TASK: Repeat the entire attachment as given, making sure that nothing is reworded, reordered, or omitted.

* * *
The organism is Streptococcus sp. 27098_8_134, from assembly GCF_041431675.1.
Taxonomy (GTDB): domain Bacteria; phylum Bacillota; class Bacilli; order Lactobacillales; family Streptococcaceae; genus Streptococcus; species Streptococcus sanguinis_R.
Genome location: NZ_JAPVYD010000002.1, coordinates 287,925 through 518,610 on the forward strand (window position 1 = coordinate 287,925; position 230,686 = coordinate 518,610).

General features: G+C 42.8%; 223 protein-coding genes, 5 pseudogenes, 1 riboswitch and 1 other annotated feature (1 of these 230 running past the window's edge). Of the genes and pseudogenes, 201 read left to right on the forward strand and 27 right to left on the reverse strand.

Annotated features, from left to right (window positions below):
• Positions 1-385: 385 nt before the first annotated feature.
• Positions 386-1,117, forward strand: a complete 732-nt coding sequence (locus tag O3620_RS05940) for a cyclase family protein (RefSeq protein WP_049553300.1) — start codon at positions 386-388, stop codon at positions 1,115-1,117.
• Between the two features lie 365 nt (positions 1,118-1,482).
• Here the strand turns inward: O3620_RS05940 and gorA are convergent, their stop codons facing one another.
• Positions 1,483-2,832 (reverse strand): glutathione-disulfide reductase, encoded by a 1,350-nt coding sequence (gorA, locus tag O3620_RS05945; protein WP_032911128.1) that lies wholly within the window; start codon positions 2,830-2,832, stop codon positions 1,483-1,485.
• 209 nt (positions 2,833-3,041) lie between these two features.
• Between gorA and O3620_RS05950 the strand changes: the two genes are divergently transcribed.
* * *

The organism is Streptococcus sp. 27098_8_134, from assembly GCF_041431675.1.
Taxonomy (GTDB): domain Bacteria; phylum Bacillota; class Bacilli; order Lactobacillales; family Streptococcaceae; genus Streptococcus; species Streptococcus sanguinis_R.
Genome location: NZ_JAPVYD010000002.1, coordinates 287,925 through 518,610 on the forward strand (window position 1 = coordinate 287,925; position 230,686 = coordinate 518,610).

General features: G+C 42.8%; 223 protein-coding genes, 5 pseudogenes, 1 riboswitch and 1 other annotated feature (1 of these 230 running past the window's edge). Of the genes and pseudogenes, 201 read left to right on the forward strand and 27 right to left on the reverse strand.

Annotated features, from left to right (window positions below):
• Positions 1-385: 385 nt before the first annotated feature.
• Positions 386-1,117, forward strand: a complete 732-nt coding sequence (locus tag O3620_RS05940) for a cyclase family protein (RefSeq protein WP_049553300.1) — start codon at positions 386-388, stop codon at positions 1,115-1,117.
• Between the two features lie 365 nt (positions 1,118-1,482).
• Here the strand turns inward: O3620_RS05940 and gorA are convergent, their stop codons facing one another.
• Positions 1,483-2,832 (reverse strand): glutathione-disulfide reductase, encoded by a 1,350-nt coding sequence (gorA, locus tag O3620_RS05945; protein WP_032911128.1) that lies wholly within the window; start codon positions 2,830-2,832, stop codon positions 1,483-1,485.
• 209 nt (positions 2,833-3,041) lie between these two features.
• Between gorA and O3620_RS05950 the strand changes: the two genes are divergently transcribed.